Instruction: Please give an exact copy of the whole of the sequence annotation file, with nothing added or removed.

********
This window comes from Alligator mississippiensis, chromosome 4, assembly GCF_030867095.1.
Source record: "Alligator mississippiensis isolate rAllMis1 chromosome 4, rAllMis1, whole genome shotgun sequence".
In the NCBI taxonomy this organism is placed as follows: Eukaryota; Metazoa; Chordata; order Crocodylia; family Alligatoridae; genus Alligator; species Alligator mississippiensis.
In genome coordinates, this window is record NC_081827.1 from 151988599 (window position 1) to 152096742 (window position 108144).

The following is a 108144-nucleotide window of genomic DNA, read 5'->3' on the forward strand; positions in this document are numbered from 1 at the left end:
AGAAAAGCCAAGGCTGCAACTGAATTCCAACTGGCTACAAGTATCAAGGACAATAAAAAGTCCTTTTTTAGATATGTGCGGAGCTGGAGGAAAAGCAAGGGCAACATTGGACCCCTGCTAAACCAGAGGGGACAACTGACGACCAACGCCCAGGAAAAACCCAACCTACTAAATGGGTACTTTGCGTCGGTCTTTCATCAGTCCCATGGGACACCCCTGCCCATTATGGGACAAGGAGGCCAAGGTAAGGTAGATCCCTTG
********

This window comes from Alligator mississippiensis, chromosome 4, assembly GCF_030867095.1.
Source record: "Alligator mississippiensis isolate rAllMis1 chromosome 4, rAllMis1, whole genome shotgun sequence".
In the NCBI taxonomy this organism is placed as follows: Eukaryota; Metazoa; Chordata; order Crocodylia; family Alligatoridae; genus Alligator; species Alligator mississippiensis.
In genome coordinates, this window is record NC_081827.1 from 151988599 (window position 1) to 152096742 (window position 108144).

The following is a 108144-nucleotide window of genomic DNA, read 5'->3' on the forward strand; positions in this document are numbered from 1 at the left end:
AGAAAAGCCAAGGCTGCAACTGAATTCCAACTGGCTACAAGTATCAAGGACAATAAAAAGTCCTTTTTTAGATATGTGCGGAGCTGGAGGAAAAGCAAGGGCAACATTGGACCCCTGCTAAACCAGAGGGGACAACTGACGACCAACGCCCAGGAAAAACCCAACCTACTAAATGGGTACTTTGCGTCGGTCTTTCATCAGTCCCATGGGACACCCCTGCCCATTATGGGACAAGGAGGCCAAGGTAAGGTAGATCCCTTG